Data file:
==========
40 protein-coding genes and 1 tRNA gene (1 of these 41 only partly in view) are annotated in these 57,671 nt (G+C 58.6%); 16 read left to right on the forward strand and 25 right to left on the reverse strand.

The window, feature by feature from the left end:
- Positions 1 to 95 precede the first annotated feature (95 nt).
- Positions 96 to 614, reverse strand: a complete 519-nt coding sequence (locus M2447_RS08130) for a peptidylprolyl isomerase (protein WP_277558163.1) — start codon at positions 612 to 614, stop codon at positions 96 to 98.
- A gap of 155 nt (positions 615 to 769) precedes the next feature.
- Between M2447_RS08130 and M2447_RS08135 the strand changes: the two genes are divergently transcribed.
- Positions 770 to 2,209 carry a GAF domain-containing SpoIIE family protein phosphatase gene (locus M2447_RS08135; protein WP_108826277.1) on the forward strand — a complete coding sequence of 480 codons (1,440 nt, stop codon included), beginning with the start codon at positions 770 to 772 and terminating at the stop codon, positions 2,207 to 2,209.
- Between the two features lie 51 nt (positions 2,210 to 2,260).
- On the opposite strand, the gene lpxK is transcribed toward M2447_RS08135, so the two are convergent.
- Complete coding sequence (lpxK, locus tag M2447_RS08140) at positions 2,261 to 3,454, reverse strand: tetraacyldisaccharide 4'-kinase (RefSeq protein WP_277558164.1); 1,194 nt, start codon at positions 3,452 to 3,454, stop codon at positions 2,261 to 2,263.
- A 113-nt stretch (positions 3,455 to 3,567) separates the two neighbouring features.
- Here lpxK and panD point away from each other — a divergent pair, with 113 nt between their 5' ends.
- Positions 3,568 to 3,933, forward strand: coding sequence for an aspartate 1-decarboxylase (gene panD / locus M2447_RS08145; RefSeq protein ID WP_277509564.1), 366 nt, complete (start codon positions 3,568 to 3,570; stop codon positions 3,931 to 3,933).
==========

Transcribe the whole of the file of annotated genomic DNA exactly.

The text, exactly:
40 protein-coding genes and 1 tRNA gene (1 of these 41 only partly in view) are annotated in these 57,671 nt (G+C 58.6%); 16 read left to right on the forward strand and 25 right to left on the reverse strand.

The window, feature by feature from the left end:
- Positions 1 to 95 precede the first annotated feature (95 nt).
- Positions 96 to 614, reverse strand: a complete 519-nt coding sequence (locus M2447_RS08130) for a peptidylprolyl isomerase (protein WP_277558163.1) — start codon at positions 612 to 614, stop codon at positions 96 to 98.
- A gap of 155 nt (positions 615 to 769) precedes the next feature.
- Between M2447_RS08130 and M2447_RS08135 the strand changes: the two genes are divergently transcribed.
- Positions 770 to 2,209 carry a GAF domain-containing SpoIIE family protein phosphatase gene (locus M2447_RS08135; protein WP_108826277.1) on the forward strand — a complete coding sequence of 480 codons (1,440 nt, stop codon included), beginning with the start codon at positions 770 to 772 and terminating at the stop codon, positions 2,207 to 2,209.
- Between the two features lie 51 nt (positions 2,210 to 2,260).
- On the opposite strand, the gene lpxK is transcribed toward M2447_RS08135, so the two are convergent.
- Complete coding sequence (lpxK, locus tag M2447_RS08140) at positions 2,261 to 3,454, reverse strand: tetraacyldisaccharide 4'-kinase (RefSeq protein WP_277558164.1); 1,194 nt, start codon at positions 3,452 to 3,454, stop codon at positions 2,261 to 2,263.
- A 113-nt stretch (positions 3,455 to 3,567) separates the two neighbouring features.
- Here lpxK and panD point away from each other — a divergent pair, with 113 nt between their 5' ends.
- Positions 3,568 to 3,933, forward strand: coding sequence for an aspartate 1-decarboxylase (gene panD / locus M2447_RS08145; RefSeq protein ID WP_277509564.1), 366 nt, complete (start codon positions 3,568 to 3,570; stop codon positions 3,931 to 3,933).